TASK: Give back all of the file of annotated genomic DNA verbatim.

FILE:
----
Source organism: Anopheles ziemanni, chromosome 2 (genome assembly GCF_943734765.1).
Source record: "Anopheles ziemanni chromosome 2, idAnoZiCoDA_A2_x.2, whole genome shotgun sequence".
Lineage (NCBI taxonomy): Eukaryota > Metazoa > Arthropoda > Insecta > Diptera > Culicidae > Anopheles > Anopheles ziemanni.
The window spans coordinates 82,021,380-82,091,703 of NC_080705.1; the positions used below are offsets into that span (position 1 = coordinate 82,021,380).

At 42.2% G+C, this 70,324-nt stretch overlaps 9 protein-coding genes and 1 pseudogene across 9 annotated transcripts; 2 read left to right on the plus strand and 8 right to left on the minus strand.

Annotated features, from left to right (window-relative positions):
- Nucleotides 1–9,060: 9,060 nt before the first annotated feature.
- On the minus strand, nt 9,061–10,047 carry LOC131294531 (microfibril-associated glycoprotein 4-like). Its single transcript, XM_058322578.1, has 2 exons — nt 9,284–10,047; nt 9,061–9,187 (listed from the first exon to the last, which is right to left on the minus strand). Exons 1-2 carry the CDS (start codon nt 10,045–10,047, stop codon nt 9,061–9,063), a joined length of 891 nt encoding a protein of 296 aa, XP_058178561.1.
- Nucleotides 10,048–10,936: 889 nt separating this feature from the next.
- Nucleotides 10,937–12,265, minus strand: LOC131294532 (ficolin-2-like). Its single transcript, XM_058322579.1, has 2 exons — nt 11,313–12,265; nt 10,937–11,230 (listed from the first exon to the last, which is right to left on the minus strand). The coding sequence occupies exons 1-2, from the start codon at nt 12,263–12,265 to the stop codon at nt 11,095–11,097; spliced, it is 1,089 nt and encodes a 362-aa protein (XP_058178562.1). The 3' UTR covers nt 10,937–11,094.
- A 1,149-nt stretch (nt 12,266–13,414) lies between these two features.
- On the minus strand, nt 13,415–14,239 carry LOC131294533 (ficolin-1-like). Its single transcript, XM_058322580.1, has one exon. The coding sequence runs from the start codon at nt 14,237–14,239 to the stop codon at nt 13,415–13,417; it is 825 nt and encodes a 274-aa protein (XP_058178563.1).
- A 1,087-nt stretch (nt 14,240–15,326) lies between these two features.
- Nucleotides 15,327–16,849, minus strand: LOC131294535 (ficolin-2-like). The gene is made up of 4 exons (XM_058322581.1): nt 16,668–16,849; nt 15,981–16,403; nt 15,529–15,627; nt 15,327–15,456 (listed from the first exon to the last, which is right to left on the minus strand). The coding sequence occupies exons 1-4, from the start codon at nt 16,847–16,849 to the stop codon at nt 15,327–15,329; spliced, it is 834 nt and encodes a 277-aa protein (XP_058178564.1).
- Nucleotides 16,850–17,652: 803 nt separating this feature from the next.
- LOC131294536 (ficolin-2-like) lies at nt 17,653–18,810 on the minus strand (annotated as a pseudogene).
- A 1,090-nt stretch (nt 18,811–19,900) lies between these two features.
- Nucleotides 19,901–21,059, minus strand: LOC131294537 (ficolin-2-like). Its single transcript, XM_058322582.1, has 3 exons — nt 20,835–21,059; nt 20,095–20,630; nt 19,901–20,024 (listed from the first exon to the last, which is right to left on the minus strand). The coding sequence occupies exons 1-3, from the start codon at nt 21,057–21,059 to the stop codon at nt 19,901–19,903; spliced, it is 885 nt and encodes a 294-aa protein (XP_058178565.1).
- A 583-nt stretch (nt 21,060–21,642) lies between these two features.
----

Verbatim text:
Source organism: Anopheles ziemanni, chromosome 2 (genome assembly GCF_943734765.1).
Source record: "Anopheles ziemanni chromosome 2, idAnoZiCoDA_A2_x.2, whole genome shotgun sequence".
Lineage (NCBI taxonomy): Eukaryota > Metazoa > Arthropoda > Insecta > Diptera > Culicidae > Anopheles > Anopheles ziemanni.
The window spans coordinates 82,021,380-82,091,703 of NC_080705.1; the positions used below are offsets into that span (position 1 = coordinate 82,021,380).

At 42.2% G+C, this 70,324-nt stretch overlaps 9 protein-coding genes and 1 pseudogene across 9 annotated transcripts; 2 read left to right on the plus strand and 8 right to left on the minus strand.

Annotated features, from left to right (window-relative positions):
- Nucleotides 1–9,060: 9,060 nt before the first annotated feature.
- On the minus strand, nt 9,061–10,047 carry LOC131294531 (microfibril-associated glycoprotein 4-like). Its single transcript, XM_058322578.1, has 2 exons — nt 9,284–10,047; nt 9,061–9,187 (listed from the first exon to the last, which is right to left on the minus strand). Exons 1-2 carry the CDS (start codon nt 10,045–10,047, stop codon nt 9,061–9,063), a joined length of 891 nt encoding a protein of 296 aa, XP_058178561.1.
- Nucleotides 10,048–10,936: 889 nt separating this feature from the next.
- Nucleotides 10,937–12,265, minus strand: LOC131294532 (ficolin-2-like). Its single transcript, XM_058322579.1, has 2 exons — nt 11,313–12,265; nt 10,937–11,230 (listed from the first exon to the last, which is right to left on the minus strand). The coding sequence occupies exons 1-2, from the start codon at nt 12,263–12,265 to the stop codon at nt 11,095–11,097; spliced, it is 1,089 nt and encodes a 362-aa protein (XP_058178562.1). The 3' UTR covers nt 10,937–11,094.
- A 1,149-nt stretch (nt 12,266–13,414) lies between these two features.
- On the minus strand, nt 13,415–14,239 carry LOC131294533 (ficolin-1-like). Its single transcript, XM_058322580.1, has one exon. The coding sequence runs from the start codon at nt 14,237–14,239 to the stop codon at nt 13,415–13,417; it is 825 nt and encodes a 274-aa protein (XP_058178563.1).
- A 1,087-nt stretch (nt 14,240–15,326) lies between these two features.
- Nucleotides 15,327–16,849, minus strand: LOC131294535 (ficolin-2-like). The gene is made up of 4 exons (XM_058322581.1): nt 16,668–16,849; nt 15,981–16,403; nt 15,529–15,627; nt 15,327–15,456 (listed from the first exon to the last, which is right to left on the minus strand). The coding sequence occupies exons 1-4, from the start codon at nt 16,847–16,849 to the stop codon at nt 15,327–15,329; spliced, it is 834 nt and encodes a 277-aa protein (XP_058178564.1).
- Nucleotides 16,850–17,652: 803 nt separating this feature from the next.
- LOC131294536 (ficolin-2-like) lies at nt 17,653–18,810 on the minus strand (annotated as a pseudogene).
- A 1,090-nt stretch (nt 18,811–19,900) lies between these two features.
- Nucleotides 19,901–21,059, minus strand: LOC131294537 (ficolin-2-like). Its single transcript, XM_058322582.1, has 3 exons — nt 20,835–21,059; nt 20,095–20,630; nt 19,901–20,024 (listed from the first exon to the last, which is right to left on the minus strand). The coding sequence occupies exons 1-3, from the start codon at nt 21,057–21,059 to the stop codon at nt 19,901–19,903; spliced, it is 885 nt and encodes a 294-aa protein (XP_058178565.1).
- A 583-nt stretch (nt 21,060–21,642) lies between these two features.